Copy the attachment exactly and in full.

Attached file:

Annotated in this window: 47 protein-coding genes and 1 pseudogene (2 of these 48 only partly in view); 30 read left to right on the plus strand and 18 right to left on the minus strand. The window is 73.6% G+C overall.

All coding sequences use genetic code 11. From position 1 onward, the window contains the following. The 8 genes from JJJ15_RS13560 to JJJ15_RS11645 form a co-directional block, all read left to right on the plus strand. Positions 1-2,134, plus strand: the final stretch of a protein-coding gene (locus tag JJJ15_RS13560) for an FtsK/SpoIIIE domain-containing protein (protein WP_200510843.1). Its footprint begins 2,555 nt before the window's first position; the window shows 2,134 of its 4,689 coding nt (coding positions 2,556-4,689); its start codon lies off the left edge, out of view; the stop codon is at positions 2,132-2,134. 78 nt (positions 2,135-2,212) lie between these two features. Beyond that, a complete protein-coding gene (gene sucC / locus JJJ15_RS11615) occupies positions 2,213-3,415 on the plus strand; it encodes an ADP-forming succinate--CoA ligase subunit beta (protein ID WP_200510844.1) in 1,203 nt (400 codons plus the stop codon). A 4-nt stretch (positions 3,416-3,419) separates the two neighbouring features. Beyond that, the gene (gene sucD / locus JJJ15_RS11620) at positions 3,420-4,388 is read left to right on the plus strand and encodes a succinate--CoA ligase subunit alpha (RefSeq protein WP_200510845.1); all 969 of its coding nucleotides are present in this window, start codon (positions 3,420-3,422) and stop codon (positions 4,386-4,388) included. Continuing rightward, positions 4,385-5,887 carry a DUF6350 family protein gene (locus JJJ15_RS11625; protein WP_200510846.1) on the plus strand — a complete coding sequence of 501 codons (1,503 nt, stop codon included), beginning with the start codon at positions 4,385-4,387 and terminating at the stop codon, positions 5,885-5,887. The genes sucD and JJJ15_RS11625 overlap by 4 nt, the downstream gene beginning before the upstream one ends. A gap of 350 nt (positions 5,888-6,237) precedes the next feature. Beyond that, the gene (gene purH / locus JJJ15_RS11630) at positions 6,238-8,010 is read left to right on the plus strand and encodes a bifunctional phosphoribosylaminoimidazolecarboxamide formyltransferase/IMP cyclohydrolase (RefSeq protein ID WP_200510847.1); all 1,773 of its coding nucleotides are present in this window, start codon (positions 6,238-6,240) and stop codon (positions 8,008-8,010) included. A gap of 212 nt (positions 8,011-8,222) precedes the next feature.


Annotated in this window: 47 protein-coding genes and 1 pseudogene (2 of these 48 only partly in view); 30 read left to right on the plus strand and 18 right to left on the minus strand. The window is 73.6% G+C overall.

All coding sequences use genetic code 11. From position 1 onward, the window contains the following. The 8 genes from JJJ15_RS13560 to JJJ15_RS11645 form a co-directional block, all read left to right on the plus strand. Positions 1-2,134, plus strand: the final stretch of a protein-coding gene (locus tag JJJ15_RS13560) for an FtsK/SpoIIIE domain-containing protein (protein WP_200510843.1). Its footprint begins 2,555 nt before the window's first position; the window shows 2,134 of its 4,689 coding nt (coding positions 2,556-4,689); its start codon lies off the left edge, out of view; the stop codon is at positions 2,132-2,134. 78 nt (positions 2,135-2,212) lie between these two features. Beyond that, a complete protein-coding gene (gene sucC / locus JJJ15_RS11615) occupies positions 2,213-3,415 on the plus strand; it encodes an ADP-forming succinate--CoA ligase subunit beta (protein ID WP_200510844.1) in 1,203 nt (400 codons plus the stop codon). A 4-nt stretch (positions 3,416-3,419) separates the two neighbouring features. Beyond that, the gene (gene sucD / locus JJJ15_RS11620) at positions 3,420-4,388 is read left to right on the plus strand and encodes a succinate--CoA ligase subunit alpha (RefSeq protein WP_200510845.1); all 969 of its coding nucleotides are present in this window, start codon (positions 3,420-3,422) and stop codon (positions 4,386-4,388) included. Continuing rightward, positions 4,385-5,887 carry a DUF6350 family protein gene (locus JJJ15_RS11625; protein WP_200510846.1) on the plus strand — a complete coding sequence of 501 codons (1,503 nt, stop codon included), beginning with the start codon at positions 4,385-4,387 and terminating at the stop codon, positions 5,885-5,887. The genes sucD and JJJ15_RS11625 overlap by 4 nt, the downstream gene beginning before the upstream one ends. A gap of 350 nt (positions 5,888-6,237) precedes the next feature. Beyond that, the gene (gene purH / locus JJJ15_RS11630) at positions 6,238-8,010 is read left to right on the plus strand and encodes a bifunctional phosphoribosylaminoimidazolecarboxamide formyltransferase/IMP cyclohydrolase (RefSeq protein ID WP_200510847.1); all 1,773 of its coding nucleotides are present in this window, start codon (positions 6,238-6,240) and stop codon (positions 8,008-8,010) included. A gap of 212 nt (positions 8,011-8,222) precedes the next feature.